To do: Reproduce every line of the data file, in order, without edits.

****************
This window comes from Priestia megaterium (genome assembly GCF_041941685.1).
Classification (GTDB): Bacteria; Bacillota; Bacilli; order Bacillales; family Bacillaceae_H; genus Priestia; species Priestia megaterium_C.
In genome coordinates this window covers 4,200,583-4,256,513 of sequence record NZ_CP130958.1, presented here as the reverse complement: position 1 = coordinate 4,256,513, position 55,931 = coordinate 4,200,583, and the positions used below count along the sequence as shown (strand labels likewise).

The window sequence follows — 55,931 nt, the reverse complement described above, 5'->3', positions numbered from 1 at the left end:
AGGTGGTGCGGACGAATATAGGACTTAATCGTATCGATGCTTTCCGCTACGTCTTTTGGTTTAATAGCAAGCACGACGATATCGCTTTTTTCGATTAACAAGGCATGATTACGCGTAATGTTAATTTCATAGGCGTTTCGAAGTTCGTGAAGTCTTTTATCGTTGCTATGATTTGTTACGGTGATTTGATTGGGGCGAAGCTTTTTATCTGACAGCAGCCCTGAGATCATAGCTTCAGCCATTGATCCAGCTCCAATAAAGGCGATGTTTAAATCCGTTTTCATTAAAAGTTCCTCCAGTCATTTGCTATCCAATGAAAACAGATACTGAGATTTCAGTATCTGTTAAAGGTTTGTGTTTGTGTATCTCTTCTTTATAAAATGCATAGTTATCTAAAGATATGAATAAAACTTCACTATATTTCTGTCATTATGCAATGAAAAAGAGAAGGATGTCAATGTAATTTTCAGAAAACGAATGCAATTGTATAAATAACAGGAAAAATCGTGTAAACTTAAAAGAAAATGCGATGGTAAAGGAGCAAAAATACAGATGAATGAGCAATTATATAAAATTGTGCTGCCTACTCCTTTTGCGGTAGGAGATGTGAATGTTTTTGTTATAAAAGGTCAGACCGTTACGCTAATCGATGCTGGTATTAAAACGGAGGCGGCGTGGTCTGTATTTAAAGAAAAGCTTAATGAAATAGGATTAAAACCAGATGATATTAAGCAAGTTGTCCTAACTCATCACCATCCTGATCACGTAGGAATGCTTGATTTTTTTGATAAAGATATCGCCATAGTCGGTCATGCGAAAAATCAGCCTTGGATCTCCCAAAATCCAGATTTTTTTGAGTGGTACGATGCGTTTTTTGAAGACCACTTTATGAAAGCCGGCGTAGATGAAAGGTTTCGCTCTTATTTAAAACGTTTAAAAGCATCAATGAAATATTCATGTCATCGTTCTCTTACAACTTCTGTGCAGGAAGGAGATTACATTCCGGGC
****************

This window comes from Priestia megaterium (genome assembly GCF_041941685.1).
Classification (GTDB): Bacteria; Bacillota; Bacilli; order Bacillales; family Bacillaceae_H; genus Priestia; species Priestia megaterium_C.
In genome coordinates this window covers 4,200,583-4,256,513 of sequence record NZ_CP130958.1, presented here as the reverse complement: position 1 = coordinate 4,256,513, position 55,931 = coordinate 4,200,583, and the positions used below count along the sequence as shown (strand labels likewise).

The window sequence follows — 55,931 nt, the reverse complement described above, 5'->3', positions numbered from 1 at the left end:
AGGTGGTGCGGACGAATATAGGACTTAATCGTATCGATGCTTTCCGCTACGTCTTTTGGTTTAATAGCAAGCACGACGATATCGCTTTTTTCGATTAACAAGGCATGATTACGCGTAATGTTAATTTCATAGGCGTTTCGAAGTTCGTGAAGTCTTTTATCGTTGCTATGATTTGTTACGGTGATTTGATTGGGGCGAAGCTTTTTATCTGACAGCAGCCCTGAGATCATAGCTTCAGCCATTGATCCAGCTCCAATAAAGGCGATGTTTAAATCCGTTTTCATTAAAAGTTCCTCCAGTCATTTGCTATCCAATGAAAACAGATACTGAGATTTCAGTATCTGTTAAAGGTTTGTGTTTGTGTATCTCTTCTTTATAAAATGCATAGTTATCTAAAGATATGAATAAAACTTCACTATATTTCTGTCATTATGCAATGAAAAAGAGAAGGATGTCAATGTAATTTTCAGAAAACGAATGCAATTGTATAAATAACAGGAAAAATCGTGTAAACTTAAAAGAAAATGCGATGGTAAAGGAGCAAAAATACAGATGAATGAGCAATTATATAAAATTGTGCTGCCTACTCCTTTTGCGGTAGGAGATGTGAATGTTTTTGTTATAAAAGGTCAGACCGTTACGCTAATCGATGCTGGTATTAAAACGGAGGCGGCGTGGTCTGTATTTAAAGAAAAGCTTAATGAAATAGGATTAAAACCAGATGATATTAAGCAAGTTGTCCTAACTCATCACCATCCTGATCACGTAGGAATGCTTGATTTTTTTGATAAAGATATCGCCATAGTCGGTCATGCGAAAAATCAGCCTTGGATCTCCCAAAATCCAGATTTTTTTGAGTGGTACGATGCGTTTTTTGAAGACCACTTTATGAAAGCCGGCGTAGATGAAAGGTTTCGCTCTTATTTAAAACGTTTAAAAGCATCAATGAAATATTCATGTCATCGTTCTCTTACAACTTCTGTGCAGGAAGGAGATTACATTCCGGGC